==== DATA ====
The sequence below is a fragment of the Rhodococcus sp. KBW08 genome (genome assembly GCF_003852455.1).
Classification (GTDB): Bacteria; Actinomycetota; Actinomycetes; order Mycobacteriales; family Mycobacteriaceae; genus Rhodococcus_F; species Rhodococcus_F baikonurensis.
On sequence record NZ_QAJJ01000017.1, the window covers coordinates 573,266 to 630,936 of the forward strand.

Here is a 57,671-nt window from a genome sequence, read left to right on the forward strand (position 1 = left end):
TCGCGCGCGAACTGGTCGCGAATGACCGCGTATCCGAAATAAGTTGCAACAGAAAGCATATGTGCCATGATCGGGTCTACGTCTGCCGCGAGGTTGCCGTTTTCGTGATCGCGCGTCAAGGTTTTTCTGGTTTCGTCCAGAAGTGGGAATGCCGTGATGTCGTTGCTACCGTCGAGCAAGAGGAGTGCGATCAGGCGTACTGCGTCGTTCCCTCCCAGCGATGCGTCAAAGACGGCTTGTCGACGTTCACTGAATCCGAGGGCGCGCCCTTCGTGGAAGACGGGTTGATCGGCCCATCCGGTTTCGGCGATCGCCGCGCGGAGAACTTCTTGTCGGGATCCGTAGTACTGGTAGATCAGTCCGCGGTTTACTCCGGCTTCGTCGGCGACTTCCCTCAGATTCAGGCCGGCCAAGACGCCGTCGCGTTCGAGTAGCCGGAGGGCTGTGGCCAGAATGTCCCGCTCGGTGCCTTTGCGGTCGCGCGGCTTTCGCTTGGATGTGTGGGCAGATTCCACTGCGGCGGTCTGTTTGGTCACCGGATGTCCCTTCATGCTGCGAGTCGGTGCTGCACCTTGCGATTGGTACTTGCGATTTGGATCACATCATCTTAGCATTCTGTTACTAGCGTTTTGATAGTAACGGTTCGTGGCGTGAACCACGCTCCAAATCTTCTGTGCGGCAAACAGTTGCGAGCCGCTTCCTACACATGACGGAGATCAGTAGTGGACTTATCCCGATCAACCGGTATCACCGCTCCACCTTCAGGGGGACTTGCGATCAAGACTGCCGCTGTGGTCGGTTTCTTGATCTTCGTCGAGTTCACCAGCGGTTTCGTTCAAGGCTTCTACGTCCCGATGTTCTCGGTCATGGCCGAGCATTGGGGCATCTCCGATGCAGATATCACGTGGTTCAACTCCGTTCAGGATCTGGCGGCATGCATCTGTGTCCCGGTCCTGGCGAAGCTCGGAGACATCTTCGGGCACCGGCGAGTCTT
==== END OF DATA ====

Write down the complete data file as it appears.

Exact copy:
The sequence below is a fragment of the Rhodococcus sp. KBW08 genome (genome assembly GCF_003852455.1).
Classification (GTDB): Bacteria; Actinomycetota; Actinomycetes; order Mycobacteriales; family Mycobacteriaceae; genus Rhodococcus_F; species Rhodococcus_F baikonurensis.
On sequence record NZ_QAJJ01000017.1, the window covers coordinates 573,266 to 630,936 of the forward strand.

Here is a 57,671-nt window from a genome sequence, read left to right on the forward strand (position 1 = left end):
TCGCGCGCGAACTGGTCGCGAATGACCGCGTATCCGAAATAAGTTGCAACAGAAAGCATATGTGCCATGATCGGGTCTACGTCTGCCGCGAGGTTGCCGTTTTCGTGATCGCGCGTCAAGGTTTTTCTGGTTTCGTCCAGAAGTGGGAATGCCGTGATGTCGTTGCTACCGTCGAGCAAGAGGAGTGCGATCAGGCGTACTGCGTCGTTCCCTCCCAGCGATGCGTCAAAGACGGCTTGTCGACGTTCACTGAATCCGAGGGCGCGCCCTTCGTGGAAGACGGGTTGATCGGCCCATCCGGTTTCGGCGATCGCCGCGCGGAGAACTTCTTGTCGGGATCCGTAGTACTGGTAGATCAGTCCGCGGTTTACTCCGGCTTCGTCGGCGACTTCCCTCAGATTCAGGCCGGCCAAGACGCCGTCGCGTTCGAGTAGCCGGAGGGCTGTGGCCAGAATGTCCCGCTCGGTGCCTTTGCGGTCGCGCGGCTTTCGCTTGGATGTGTGGGCAGATTCCACTGCGGCGGTCTGTTTGGTCACCGGATGTCCCTTCATGCTGCGAGTCGGTGCTGCACCTTGCGATTGGTACTTGCGATTTGGATCACATCATCTTAGCATTCTGTTACTAGCGTTTTGATAGTAACGGTTCGTGGCGTGAACCACGCTCCAAATCTTCTGTGCGGCAAACAGTTGCGAGCCGCTTCCTACACATGACGGAGATCAGTAGTGGACTTATCCCGATCAACCGGTATCACCGCTCCACCTTCAGGGGGACTTGCGATCAAGACTGCCGCTGTGGTCGGTTTCTTGATCTTCGTCGAGTTCACCAGCGGTTTCGTTCAAGGCTTCTACGTCCCGATGTTCTCGGTCATGGCCGAGCATTGGGGCATCTCCGATGCAGATATCACGTGGTTCAACTCCGTTCAGGATCTGGCGGCATGCATCTGTGTCCCGGTCCTGGCGAAGCTCGGAGACATCTTCGGGCACCGGCGAGTCTT